This just in -- General Motors has told customers that in the future they must only buy gasoline from Exxon stations. GM will get a share of Exxon's revenues as part of the deal.

The car and truck giant has fitted sensors in its new vehicles to make sure customers don't cheat.

Where it finds "unapproved" gasoline, GM is invalidating the vehicle's warranty and sending out agents to cripple the cars' engines, rendering them useless. The agents also let themselves into GM vehicles to remove unapproved accessories. "We are protecting the integrity of the user experience," said a spokesman. "Customers are only allowed to have a radar detector, or a new seat cover, when we say so."

Pure fiction? Obviously.

GM would never behave in such a totalitarian or bone-headed way. There would be an outcry if it did. But the scenario above isn't far-fetched. Just ask anyone who bought an iPhone.

This is exactly what Apple ( AAPL) has just done. In case you missed it, the company used its latest software upgrade to cripple every iPhone that had been opened up to unapproved networks, and stripped out "unauthorized" third-party applications.

Apple's message to its customers: You will use the network we tell you to use. You will use the applications we tell you to use.

Memo to Apple: You guys are kidding, right?

Twenty-three years ago, in 1984, Apple ran a famous commercial portraying itself as a rebel taking on the "Big Brother" of IBM ( IBM). Today, Apple has become Big Brother.

So the big news this week is that genuine rebels are fighting back: Owners of crippled iPhones have just filed a class action suit against the company.

In the free republic of the Internet, hackers are already reported to be launching software fixes that undo the damage of the company's software upgrade.

Meanwhile, Apple may face a legal challenge if it tries to launch the iPhone in France. Under a 1998 French law, you're not allowed to keep a mobile phone locked to a single network. Vive la France!

Here, the law does nothing.

Apple declined to comment.

But it has already offered a variety of lame public relations explanations for its behavior. It says it has crippled hacked phones to protect a long exclusivity deal with AT&T ( T).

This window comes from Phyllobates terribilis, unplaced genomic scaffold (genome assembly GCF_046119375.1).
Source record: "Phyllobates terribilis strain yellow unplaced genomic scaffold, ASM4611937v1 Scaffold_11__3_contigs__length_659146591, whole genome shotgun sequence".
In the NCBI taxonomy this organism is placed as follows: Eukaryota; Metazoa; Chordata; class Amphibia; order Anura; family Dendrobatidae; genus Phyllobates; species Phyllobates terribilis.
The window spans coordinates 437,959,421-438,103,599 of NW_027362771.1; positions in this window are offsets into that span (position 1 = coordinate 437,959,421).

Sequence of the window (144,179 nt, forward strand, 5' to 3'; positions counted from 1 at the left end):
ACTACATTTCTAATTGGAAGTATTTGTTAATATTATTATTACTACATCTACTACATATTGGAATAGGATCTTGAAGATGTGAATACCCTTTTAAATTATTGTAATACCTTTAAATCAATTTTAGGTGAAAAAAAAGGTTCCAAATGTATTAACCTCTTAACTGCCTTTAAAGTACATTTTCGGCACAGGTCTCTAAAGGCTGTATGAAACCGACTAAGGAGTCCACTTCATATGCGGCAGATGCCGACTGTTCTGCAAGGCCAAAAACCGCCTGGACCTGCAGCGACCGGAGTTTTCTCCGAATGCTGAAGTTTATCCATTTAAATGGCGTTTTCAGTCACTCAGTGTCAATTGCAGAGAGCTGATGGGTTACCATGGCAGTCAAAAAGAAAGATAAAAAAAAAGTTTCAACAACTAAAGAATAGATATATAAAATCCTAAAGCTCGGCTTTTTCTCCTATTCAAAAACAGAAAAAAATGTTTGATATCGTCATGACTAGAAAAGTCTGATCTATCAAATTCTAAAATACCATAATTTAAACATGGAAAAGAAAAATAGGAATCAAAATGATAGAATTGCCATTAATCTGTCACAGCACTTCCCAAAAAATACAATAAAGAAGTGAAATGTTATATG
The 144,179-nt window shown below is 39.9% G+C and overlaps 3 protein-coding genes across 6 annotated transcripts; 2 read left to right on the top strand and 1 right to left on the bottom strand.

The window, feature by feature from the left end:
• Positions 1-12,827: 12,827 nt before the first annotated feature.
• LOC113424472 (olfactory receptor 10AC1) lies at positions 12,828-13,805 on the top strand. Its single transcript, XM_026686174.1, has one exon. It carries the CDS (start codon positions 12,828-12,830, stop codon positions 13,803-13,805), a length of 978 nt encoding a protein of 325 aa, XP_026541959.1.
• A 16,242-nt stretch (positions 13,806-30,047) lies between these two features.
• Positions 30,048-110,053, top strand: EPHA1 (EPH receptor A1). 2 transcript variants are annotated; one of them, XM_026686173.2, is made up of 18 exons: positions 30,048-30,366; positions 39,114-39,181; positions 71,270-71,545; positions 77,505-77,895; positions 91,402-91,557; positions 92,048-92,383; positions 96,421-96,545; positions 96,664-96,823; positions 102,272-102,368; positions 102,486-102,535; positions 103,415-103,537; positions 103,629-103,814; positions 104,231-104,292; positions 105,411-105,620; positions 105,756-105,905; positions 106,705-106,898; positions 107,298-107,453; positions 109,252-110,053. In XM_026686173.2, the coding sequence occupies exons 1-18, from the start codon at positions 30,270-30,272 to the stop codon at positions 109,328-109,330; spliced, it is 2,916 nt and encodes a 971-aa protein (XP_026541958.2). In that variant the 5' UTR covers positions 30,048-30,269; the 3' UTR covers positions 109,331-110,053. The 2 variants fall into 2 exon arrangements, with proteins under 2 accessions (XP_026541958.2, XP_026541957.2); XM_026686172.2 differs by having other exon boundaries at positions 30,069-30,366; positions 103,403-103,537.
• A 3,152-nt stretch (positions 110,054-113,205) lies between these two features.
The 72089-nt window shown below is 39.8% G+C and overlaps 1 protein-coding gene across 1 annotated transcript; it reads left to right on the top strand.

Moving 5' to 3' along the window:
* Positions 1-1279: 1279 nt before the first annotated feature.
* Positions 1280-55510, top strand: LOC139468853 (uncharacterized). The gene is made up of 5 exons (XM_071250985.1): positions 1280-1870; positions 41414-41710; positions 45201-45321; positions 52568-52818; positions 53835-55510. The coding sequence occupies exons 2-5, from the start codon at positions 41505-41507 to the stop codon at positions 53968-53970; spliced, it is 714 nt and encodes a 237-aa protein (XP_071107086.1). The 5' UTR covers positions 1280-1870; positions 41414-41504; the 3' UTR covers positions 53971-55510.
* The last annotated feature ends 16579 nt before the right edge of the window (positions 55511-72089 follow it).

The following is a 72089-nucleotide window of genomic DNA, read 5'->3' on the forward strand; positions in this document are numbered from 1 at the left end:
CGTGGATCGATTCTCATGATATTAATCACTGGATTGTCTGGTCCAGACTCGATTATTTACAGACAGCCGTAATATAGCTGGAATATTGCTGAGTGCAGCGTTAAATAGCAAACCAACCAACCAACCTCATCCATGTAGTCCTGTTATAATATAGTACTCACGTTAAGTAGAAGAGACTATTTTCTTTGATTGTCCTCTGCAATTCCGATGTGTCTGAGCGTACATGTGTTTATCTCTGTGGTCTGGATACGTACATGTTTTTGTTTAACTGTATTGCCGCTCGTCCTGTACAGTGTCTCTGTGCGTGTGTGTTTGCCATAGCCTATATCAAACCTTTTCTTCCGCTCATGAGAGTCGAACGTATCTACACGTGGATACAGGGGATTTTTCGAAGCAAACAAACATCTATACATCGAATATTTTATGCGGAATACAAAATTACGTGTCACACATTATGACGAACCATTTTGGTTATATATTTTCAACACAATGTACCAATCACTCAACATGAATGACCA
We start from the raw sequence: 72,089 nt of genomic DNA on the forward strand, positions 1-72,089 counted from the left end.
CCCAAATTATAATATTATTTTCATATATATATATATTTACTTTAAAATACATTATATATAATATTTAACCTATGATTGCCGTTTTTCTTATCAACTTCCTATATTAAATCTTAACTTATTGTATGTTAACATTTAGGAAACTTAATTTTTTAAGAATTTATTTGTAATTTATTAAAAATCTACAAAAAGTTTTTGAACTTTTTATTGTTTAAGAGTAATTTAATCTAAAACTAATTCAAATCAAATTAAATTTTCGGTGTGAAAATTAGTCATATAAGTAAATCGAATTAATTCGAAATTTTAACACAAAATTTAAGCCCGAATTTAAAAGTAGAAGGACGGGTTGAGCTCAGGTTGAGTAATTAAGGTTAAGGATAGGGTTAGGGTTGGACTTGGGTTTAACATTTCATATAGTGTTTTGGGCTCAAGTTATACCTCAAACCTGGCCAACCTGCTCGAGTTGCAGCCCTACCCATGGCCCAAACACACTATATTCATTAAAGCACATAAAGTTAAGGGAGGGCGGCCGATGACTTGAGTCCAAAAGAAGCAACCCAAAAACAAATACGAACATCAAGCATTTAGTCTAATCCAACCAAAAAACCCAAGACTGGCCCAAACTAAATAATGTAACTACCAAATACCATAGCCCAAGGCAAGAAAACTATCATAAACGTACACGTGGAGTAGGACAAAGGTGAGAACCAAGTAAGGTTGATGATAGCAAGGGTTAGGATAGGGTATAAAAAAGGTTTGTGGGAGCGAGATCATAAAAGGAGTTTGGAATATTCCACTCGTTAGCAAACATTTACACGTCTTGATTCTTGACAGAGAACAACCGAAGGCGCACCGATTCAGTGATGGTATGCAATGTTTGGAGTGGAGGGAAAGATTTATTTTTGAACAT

Response: No one made you sign such a deal.

And Jobs says "unauthorized" third-party applications could threaten the "integrity" of the operating system and the "security" of the network.

Response: Just how dumb do you think we are?

Millions of people already use smartphones like the Palm ( PALM) Treo, Motorola ( MOT) Q, Research In Motion ( RIMM ) BlackBerry or Nokia ( NOK) e61. They are all loaded with third-party apps and new ones are being written every day.

The world hasn't ended. Funny, that.

For that matter, I have a variety of third-party applications loaded on my Apple Mac at home. It seems to work fine too. Hey, Steve -- do you want to sneak into my den to wipe my hard drive?

If the iPhone sucked, none of this would matter. But it doesn't. It has so many great aspects to it. The hardware and the interface are terrific. And the Mac OS should be head-and-shoulders above anything else in the industry.

You look at the iPhone and wonder what on earth the honchos at Palm, Hewlett-Packard ( HPQ) and Nokia were doing all these years.

But without choice and freedom, all this is worthless.

I won't consider buying a handheld that won't let me load the programs I want to load. I have no idea what games Steve Jobs wants to play on his handheld, and he has no idea what games I want. That's why we have choice. Instead, the man is behaving like an old-fashioned Soviet commissar.

Nor will I buy a locked phone so that I have to spend 45 cents a minute in "roaming" charges to make a phone call when I am in Europe.

Consumers want choice. They want freedom.

The crazy thing is that this strategy is doomed to failure anyway -- and it's going to be terrible for business.

A decade ago, it was all the third-party applications that sold me -- and millions like me -- on my first Palm Pilot. At the time another company, Psion, made a better personal digital assistant. The hardware and operating system were excellent.

The problem? Psion refused to allow third-party software. You could only use theirs. Seen any Psion PDAs around lately? You won't. The company's PDA business collapsed in ignominy.

And Steve Jobs is now pursuing... Psions' strategy.

The latest news this week shows how doomed this is. Every time he tries to handcuff his customers, someone on the Internet will show them how to pick the lock.

All he is going to get, ultimately, is frustration and a truckload of bad PR.

Meanwhile rival handheld makers are going to respond to the iPhone by drastically rethinking and improving their own product lines.

And theirs will be unlocked and open to third-party software.

Apple is doing itself no favors at all.
In keeping with TSC's editorial policy, Brett Arends doesn't own or short individual stocks. He also doesn't invest in hedge funds or other private investment partnerships. Arends takes a critical look inside mutual funds and the personal finance industry in a twice-weekly column that ranges from investment advice for the general reader to the industry's latest scoop. Prior to joining in 2006, he worked for more than two years at the Boston Herald, where he revived the paper's well-known 'On State Street' finance column and was part of a team that won two SABEW awards in 2005. He had previously written for the Daily Telegraph and Daily Mail newspapers in London, the magazine Private Eye, and for Global Agenda, the official magazine of the World Economic Summit in Davos, Switzerland. Arends has also written a book on sports 'futures' betting.

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